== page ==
Lewis Hine, Ansel Adams, Dorthea Lange, Edward Weston and William Henry Fox Talbot; all giants of photography whose work is recognized among the finest of its kind, will be on display in Canmore at Elevation Place.
The Art of Black and White Photography – Historical and Modern
Perspectives runs from Feb. 13-25.
A reception will take place Feb. 14
from 7-9:30 p.m.
Elevation Place, 700 Railway Ave
“It’s this majesty and mastery that Canmore photographer Richard Brown wanted to showcase during the Exposure month of photography with the upcoming exhibition at the Canmore Art Guild Gallery, The Art of Black and White Photography – Historical and Modern Perspectives.
Brown drew on historical photographs from the National Gallery of Canada, the Whyte Museum in Banff, private collections and the work of contemporary local and national photographers to, as he said, “highlight the unique beautiful world of monochrome imagery.”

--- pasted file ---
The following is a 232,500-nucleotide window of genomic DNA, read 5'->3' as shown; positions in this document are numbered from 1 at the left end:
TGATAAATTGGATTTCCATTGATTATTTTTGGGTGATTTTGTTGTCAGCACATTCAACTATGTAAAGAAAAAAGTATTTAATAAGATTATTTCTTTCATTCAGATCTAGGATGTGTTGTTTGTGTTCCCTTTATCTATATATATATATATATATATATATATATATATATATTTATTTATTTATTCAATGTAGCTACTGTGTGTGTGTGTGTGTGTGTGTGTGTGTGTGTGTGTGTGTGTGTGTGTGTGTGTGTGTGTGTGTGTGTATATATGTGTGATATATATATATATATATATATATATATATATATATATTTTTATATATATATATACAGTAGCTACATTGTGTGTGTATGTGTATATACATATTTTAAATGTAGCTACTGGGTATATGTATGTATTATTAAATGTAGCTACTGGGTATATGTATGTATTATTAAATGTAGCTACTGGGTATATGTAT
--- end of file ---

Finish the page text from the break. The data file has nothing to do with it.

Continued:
Brown set out to create an invitational exhibition that tracks the journey of black and white photography from its invention 170 years ago through to today’s digital cameras.
He also wanted to build on ideas expressed by street photographer Robert Frank, who once said “Black and white are the colours of photography. To me they symbolize the alternatives of hope and despair to which mankind is forever subjected,” and the French painter Henri Matisse who stated, “I’ve spent 40 years discovering the queen of all colours is black.” – Rocky Mountain Outlook
Young Spinner in Carolina Mill,1908, by Lewis Hine. Hine photographed this 10-year-old girl as part of his work to document child labour in the U.S. His photographs helped to bring about child labour laws.
NATIONAL GALLERY OF CANADA